Ocasio-Cortez: Northam should resign, his defenders 'deserve scrutiny'
© Greg Nash

New York Rep. Alexandria Ocasio-CortezAlexandria Ocasio-CortezThe unintended consequences of interest rate caps The Hill's 12:30 Report: Trump threatens jail time over 'treason' and 'spying' Lewandowski: Why Joe Biden won't make it to the White House — again MORE (D) joined the chorus of Democrats calling on Virginia Gov. Ralph Northam (D) to resign on Saturday after a photo of men wearing blackface and Ku Klux Klan robes was discovered to have been published on his medical school yearbook page.

Ocasio-Cortez called on Northam to resign Saturday evening following the governor's press conference hours earlier, during which Northam defied calls for his resignation even while admitting to wearing blackface in a Michael Jackson dance contest years earlier.

"Northam must resign, and those who try to help him stumble past this deserve scrutiny," the New York lawmaker tweeted.

"If you can’t understand how painful + eroding this is to American society, let alone the state of Virginia, take some time to read up this weekend," she added. 

Ocasio-Cortez suggested Northam read "Between the World and Me" by author Ta-Nehisi Coates, who interviewed the New York Democrat at an event commemorating Martin Luther King Jr. Day.

Though not a member of Virginia's congressional delegation, Ocasio-Cortez's call for Northam's resignation will likely carry some weight solely due to her massive Twitter following, currently at 2.74 million, which dwarfs every other member of the House including Speaker Nancy PelosiNancy Patricia D'Alesandro PelosiPelosi receives John F. Kennedy Profile in Courage Award Dems walk Trump trade tightrope Tlaib calls on Amash to join impeachment resolution MORE (D-Calif.), who has 2.17 million followers.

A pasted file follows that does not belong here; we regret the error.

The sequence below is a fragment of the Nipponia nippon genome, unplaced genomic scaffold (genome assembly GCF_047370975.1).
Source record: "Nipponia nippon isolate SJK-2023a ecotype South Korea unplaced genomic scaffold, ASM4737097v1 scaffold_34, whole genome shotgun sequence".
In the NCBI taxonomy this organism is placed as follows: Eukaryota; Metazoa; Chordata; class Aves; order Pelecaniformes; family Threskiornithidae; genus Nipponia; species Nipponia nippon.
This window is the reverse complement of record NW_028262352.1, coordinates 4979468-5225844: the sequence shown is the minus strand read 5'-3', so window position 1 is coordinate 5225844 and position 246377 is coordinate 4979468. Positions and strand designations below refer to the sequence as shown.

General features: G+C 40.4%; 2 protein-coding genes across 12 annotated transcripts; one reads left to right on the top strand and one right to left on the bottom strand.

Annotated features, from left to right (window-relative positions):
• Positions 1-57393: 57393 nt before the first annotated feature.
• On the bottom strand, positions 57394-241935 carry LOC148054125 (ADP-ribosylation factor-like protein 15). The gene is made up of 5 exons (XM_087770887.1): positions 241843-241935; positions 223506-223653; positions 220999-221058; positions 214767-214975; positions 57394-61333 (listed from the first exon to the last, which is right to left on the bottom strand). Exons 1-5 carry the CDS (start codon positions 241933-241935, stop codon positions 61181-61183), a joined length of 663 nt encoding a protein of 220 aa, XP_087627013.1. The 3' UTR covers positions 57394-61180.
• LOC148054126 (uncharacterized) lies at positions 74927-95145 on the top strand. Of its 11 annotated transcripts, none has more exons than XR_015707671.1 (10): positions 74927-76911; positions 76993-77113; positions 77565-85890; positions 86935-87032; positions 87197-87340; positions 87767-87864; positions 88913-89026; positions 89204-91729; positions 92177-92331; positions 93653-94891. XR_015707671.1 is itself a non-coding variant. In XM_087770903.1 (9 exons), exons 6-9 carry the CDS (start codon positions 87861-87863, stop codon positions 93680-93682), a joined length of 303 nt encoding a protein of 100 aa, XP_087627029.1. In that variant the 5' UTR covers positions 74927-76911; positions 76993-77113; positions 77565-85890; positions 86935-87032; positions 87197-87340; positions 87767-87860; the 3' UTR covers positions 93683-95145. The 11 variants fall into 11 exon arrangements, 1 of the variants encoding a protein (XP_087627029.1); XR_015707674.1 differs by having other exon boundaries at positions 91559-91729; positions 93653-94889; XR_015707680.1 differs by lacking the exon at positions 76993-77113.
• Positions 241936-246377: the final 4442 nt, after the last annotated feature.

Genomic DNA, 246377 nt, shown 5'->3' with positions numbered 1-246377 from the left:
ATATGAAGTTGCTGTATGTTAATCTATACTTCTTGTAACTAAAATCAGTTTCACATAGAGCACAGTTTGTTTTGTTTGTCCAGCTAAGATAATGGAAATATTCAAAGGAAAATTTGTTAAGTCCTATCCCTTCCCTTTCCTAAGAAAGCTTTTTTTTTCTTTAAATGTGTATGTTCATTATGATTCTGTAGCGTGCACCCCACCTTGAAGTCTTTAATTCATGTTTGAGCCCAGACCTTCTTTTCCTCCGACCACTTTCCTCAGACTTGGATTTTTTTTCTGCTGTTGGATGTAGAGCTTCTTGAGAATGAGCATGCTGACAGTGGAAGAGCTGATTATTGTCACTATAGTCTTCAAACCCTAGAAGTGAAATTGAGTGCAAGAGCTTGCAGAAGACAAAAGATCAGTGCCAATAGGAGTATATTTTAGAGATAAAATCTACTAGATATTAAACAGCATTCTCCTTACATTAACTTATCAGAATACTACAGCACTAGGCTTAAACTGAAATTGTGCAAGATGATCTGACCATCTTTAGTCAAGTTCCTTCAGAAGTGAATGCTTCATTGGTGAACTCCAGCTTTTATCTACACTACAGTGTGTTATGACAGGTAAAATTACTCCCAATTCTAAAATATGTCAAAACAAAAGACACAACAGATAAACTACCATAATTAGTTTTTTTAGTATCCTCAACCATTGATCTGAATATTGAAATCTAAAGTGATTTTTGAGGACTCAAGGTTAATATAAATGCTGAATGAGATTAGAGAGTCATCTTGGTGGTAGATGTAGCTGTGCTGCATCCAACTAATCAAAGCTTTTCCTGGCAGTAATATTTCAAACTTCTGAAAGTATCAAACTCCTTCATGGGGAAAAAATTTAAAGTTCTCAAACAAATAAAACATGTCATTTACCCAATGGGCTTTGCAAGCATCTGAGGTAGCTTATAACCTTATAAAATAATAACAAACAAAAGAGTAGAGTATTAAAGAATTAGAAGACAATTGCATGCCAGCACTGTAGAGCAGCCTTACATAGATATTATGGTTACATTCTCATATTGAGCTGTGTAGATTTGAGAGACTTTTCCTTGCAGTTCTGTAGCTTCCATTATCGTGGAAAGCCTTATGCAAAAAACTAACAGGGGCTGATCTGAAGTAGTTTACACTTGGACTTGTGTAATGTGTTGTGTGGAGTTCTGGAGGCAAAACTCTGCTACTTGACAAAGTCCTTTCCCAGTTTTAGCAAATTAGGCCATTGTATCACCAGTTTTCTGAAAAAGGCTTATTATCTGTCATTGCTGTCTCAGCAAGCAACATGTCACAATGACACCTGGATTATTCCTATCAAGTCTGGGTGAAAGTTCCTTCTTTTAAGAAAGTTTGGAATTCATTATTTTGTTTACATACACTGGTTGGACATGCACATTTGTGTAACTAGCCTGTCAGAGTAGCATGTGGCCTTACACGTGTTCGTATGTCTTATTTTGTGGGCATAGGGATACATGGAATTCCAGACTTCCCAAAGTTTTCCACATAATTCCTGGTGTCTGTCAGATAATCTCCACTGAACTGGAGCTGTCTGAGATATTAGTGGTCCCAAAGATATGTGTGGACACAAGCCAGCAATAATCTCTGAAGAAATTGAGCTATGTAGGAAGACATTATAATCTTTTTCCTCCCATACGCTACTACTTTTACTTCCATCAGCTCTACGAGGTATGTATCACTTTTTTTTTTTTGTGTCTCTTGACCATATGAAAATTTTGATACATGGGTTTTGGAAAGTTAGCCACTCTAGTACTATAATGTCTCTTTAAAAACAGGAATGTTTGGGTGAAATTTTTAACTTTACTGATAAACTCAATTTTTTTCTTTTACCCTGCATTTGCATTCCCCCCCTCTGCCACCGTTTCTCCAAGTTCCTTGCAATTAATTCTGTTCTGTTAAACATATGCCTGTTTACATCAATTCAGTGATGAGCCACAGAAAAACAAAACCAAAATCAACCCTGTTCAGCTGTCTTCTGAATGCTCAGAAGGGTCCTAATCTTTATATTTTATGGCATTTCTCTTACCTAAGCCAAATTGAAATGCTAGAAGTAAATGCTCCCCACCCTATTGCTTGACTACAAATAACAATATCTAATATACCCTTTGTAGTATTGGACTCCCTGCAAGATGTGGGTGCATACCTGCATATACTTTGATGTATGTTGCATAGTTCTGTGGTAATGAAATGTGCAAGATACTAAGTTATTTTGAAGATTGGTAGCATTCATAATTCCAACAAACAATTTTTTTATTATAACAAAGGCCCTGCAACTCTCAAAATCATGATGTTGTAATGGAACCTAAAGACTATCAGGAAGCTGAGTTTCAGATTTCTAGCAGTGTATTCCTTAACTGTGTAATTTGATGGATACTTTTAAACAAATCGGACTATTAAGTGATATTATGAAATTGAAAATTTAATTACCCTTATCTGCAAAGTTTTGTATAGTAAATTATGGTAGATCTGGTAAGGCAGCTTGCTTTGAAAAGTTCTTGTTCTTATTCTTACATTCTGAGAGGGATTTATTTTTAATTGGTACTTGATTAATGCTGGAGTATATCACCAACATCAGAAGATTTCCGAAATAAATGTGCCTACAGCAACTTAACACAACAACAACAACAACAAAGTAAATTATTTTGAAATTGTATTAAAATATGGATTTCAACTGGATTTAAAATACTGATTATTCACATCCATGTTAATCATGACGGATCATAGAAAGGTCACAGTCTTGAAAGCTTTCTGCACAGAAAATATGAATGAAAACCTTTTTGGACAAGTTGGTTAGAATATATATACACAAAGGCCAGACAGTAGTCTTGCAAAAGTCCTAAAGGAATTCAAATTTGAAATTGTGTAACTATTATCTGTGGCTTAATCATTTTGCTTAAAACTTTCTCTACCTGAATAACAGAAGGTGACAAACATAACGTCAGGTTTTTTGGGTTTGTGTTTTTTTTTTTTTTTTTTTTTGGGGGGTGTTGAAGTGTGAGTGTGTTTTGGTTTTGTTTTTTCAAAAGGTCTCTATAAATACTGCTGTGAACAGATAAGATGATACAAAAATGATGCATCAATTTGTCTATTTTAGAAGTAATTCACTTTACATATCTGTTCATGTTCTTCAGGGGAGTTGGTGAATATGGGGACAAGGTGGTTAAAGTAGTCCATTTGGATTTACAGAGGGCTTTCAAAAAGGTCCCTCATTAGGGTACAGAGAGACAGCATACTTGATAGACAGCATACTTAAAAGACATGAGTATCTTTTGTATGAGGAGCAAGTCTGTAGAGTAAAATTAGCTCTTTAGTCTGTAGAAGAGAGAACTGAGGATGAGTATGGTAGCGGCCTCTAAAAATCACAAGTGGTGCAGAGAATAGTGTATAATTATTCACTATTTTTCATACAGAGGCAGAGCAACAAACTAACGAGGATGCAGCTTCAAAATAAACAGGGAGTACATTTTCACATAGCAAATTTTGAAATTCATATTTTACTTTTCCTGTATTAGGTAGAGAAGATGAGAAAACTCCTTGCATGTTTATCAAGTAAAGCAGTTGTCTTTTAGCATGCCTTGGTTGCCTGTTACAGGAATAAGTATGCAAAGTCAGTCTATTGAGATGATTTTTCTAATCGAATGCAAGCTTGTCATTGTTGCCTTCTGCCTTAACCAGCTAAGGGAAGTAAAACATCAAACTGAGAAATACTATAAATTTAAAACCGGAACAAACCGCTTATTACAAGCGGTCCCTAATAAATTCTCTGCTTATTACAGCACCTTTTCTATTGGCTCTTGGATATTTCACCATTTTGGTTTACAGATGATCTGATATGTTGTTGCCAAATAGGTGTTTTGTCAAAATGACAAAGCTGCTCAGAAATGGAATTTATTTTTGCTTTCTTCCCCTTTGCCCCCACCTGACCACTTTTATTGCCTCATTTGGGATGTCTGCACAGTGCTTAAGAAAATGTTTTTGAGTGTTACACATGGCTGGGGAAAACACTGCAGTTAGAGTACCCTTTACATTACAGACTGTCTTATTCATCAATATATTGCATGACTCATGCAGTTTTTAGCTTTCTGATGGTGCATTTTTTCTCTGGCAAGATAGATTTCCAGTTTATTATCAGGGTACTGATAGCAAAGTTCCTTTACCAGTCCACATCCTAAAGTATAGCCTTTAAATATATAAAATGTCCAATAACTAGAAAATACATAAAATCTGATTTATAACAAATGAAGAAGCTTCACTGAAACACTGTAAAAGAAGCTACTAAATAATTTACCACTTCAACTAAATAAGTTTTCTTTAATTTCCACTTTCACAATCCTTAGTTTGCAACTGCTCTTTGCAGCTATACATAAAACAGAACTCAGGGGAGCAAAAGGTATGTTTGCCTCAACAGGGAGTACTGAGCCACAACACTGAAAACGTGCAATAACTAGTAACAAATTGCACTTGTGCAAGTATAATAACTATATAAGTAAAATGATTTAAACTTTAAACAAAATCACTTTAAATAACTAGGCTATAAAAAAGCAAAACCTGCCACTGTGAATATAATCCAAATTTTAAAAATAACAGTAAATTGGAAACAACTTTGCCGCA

She joined dozens of other Democrats and left-leaning organizations calling for Northam's exit on Saturday, including 2016 presidential nominee Hillary ClintonHillary Diane Rodham ClintonDe Blasio pitches himself as tough New Yorker who can take on 'Don the con' From dive bars to steakhouses: How Iowa caucus staffers blow off steam Warren policy ideas show signs of paying off MORE and both of Virginia's members of the U.S. Senate.

His lieutenant governor, Justin Fairfax, called on Northam to do what was best for the state in a statement Saturday night, while coming short of asking for his resignation.

“At this critical and defining moment in the history of Virginia and this nation, we need leaders with the ability to unite and help us rise to the better angels of our nature. I remain committed to serving and helping to heal the Commonwealth moving forward. Now more than ever, we must make decisions in the best interests of the people of the Commonwealth of Virginia," Fairfax wrote.